One of the things that was a let down for me is the time lag between the time you press the shutter release and when the camera actually takes a photo. With the H5D, which I have been shooting with for over a year now, the shutter release is pretty much instantaneous. I have shot a lot of sports with the H5D and it is very responsive, which enables me to capture the moment exactly as it happens. With the X1D, there are a series of clicks that are audible when you press the shutter release. I am not sure 100% what all of these clicks are, but my guess would be that the first click is the live view deactivating, the second is the leaf shutter closing down, which is the start of the exposure, the third is the leaf shutter opening and then finally the live view, either on the back of the camera or in the viewfinder, starting up again. The key thing to know is the second click is when the image is actually taken. While my description above sounds lengthy, in use the actual clicking happens quite fast and is not that loud.
I was very surprised with this lack of responsiveness. This is a serious impediment for most of my work. I am sure with experience you can learn to anticipate the shutter lag, but when shooting portraits or action, often there isn’t time to anticipate the shutter lag–you just need the camera to fire exactly when you push the shutter release. I hope that Hasselblad can fix this in the future.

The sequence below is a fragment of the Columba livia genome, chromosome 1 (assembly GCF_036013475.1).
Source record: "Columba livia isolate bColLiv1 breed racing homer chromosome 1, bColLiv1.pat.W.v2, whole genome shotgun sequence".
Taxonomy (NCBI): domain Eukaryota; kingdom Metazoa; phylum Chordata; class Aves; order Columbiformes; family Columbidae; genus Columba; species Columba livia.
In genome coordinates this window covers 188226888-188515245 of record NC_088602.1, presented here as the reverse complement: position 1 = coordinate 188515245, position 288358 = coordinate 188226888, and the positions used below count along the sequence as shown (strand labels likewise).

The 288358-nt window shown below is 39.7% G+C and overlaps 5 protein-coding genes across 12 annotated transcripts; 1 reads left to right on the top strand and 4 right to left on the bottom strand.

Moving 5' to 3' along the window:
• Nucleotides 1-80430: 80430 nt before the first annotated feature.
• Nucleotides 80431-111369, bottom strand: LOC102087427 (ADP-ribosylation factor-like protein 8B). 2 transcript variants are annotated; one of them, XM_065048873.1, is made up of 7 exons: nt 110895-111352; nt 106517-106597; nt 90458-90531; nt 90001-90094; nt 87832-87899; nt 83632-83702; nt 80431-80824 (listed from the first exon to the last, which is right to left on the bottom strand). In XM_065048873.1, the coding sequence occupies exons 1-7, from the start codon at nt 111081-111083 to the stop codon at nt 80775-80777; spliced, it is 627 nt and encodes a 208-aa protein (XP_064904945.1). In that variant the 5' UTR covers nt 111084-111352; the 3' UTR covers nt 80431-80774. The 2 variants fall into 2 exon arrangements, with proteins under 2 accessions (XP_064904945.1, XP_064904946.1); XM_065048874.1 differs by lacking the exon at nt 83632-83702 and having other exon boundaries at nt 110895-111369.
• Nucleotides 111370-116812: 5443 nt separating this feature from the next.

Additionally, when you take a photo, the viewfinder blacks out. The viewfinder black out is not an insignificant amount of time either. It felt like the viewfinder black out lasted longer than it needs to. This black out is another issue that will hinder photographers trying to capture “the” moment with this camera. For landscape photographers, I don’t see either of these issues being a problem, but for photographers who need to react and capture a moment precisely as it is happening this may not be the best tool in the bag. Of course, if you need to react quickly a DSLR or a faster mirrorless option would be the obvious choice. Medium format cameras in general are for those situations when you have more time to consider, compose and focus the final image.
Update February 11, 2017: The shutter lag may not actually exist. Some users have done some testing and found that there is no shutter lag at all, but instead there is an elongated EVF blackout that makes it feel like there is a shutter lag. So, this may not be an issue at all. Form Howard Cubell on the GetDPI forums: